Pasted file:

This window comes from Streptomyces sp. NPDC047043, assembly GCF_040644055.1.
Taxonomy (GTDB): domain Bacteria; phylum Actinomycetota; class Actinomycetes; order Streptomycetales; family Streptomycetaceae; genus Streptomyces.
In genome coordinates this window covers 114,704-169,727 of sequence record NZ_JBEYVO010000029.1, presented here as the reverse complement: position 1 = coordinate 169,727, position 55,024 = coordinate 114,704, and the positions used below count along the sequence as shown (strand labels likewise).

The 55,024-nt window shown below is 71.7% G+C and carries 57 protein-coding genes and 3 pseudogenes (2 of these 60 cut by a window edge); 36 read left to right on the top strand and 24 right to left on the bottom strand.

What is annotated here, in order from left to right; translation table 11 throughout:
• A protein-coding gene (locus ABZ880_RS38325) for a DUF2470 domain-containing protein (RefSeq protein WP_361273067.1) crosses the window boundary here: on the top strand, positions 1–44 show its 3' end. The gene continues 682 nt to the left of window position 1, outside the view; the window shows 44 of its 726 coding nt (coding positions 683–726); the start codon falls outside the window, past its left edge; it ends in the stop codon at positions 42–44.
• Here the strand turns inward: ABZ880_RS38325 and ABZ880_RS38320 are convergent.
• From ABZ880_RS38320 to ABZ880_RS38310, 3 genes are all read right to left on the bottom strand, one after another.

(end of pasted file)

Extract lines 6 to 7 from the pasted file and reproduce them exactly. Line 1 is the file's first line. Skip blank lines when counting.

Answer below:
• A protein-coding gene (locus ABZ880_RS38325) for a DUF2470 domain-containing protein (RefSeq protein WP_361273067.1) crosses the window boundary here: on the top strand, positions 1–44 show its 3' end. The gene continues 682 nt to the left of window position 1, outside the view; the window shows 44 of its 726 coding nt (coding positions 683–726); the start codon falls outside the window, past its left edge; it ends in the stop codon at positions 42–44.
• Here the strand turns inward: ABZ880_RS38325 and ABZ880_RS38320 are convergent.